Stephen Green would be the first to tell you that he has led a
privileged life. Indeed, he acknowledges his privilege throughout his
book. As chair of HSBC, the global banking powerhouse, he has traveled
the world and has engaged deeply in the global economy. He has sipped
champagne and exchanged ideas at retreats with the world's most powerful

Most readers and potential readers of Good Value are also
privileged. First off, nearly anyone who would pick up Green's book—or
read this magazine—is economically advantaged, at least from a global
perspective. Second, we are privileged to read a book in which an author
ably weaves self-reflection into his analysis of the global market
without making it a treatise on himself. Seen in its best light, Good
is about the opportunities and the responsibilities that readers
have to shape a more humane economy and, in so doing, to live better

Green curiously states that his book is not about economics or
policy, but about the larger questions people ask about meaning and
well-being. In reality, Good Value is about all of these things. It is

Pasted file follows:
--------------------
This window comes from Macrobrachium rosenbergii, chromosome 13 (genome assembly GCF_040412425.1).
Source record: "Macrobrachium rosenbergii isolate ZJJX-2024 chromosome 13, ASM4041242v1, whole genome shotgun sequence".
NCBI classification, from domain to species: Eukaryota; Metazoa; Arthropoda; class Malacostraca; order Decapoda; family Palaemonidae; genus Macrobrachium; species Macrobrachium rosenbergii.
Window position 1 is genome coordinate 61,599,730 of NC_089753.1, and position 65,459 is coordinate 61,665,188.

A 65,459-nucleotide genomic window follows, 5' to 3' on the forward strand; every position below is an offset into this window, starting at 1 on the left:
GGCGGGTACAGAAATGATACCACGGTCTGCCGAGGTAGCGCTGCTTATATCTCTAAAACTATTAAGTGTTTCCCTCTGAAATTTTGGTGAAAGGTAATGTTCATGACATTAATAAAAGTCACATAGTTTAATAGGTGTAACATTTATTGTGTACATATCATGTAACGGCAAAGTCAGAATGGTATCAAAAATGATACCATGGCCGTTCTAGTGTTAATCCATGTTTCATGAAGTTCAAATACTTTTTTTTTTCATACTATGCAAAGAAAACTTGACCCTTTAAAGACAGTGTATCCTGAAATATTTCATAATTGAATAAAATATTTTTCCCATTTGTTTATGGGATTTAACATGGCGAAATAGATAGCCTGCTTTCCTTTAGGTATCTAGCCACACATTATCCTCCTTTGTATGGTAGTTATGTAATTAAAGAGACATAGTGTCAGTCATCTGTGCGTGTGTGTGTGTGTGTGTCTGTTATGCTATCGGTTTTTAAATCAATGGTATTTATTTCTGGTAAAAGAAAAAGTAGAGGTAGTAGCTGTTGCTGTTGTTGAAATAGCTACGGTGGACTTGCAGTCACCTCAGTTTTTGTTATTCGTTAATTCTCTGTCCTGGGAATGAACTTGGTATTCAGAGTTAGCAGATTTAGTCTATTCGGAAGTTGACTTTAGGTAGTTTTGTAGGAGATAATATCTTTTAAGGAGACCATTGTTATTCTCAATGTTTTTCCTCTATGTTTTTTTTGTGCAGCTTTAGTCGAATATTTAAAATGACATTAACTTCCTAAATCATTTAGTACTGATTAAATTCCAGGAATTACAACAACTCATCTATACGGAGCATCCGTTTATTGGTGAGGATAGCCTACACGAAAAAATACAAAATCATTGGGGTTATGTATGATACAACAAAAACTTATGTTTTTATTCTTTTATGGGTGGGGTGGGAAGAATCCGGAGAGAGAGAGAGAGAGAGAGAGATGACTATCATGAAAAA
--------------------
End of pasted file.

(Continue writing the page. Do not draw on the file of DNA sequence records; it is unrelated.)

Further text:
an inviting though sometimes meandering narrative of current realities
and great ideas from past and present. Green offers his own account of
the history of markets and—even more sweepingly—of international
relations. He seeks to relativize the current economic crisis by placing
it within a history that ebbs and flows. Pros­perity and power alike
are temporary realities, and they do not deliver the well-being that
they promise. Both nations and individuals, Green says, would do well to
remember how fleeting success is. He expresses appreciation for the
wisdom of Ecclesiastes: all is vanity, and toil and the pursuit of
earthly gain seldom bear the fruit that the pursuer had expected.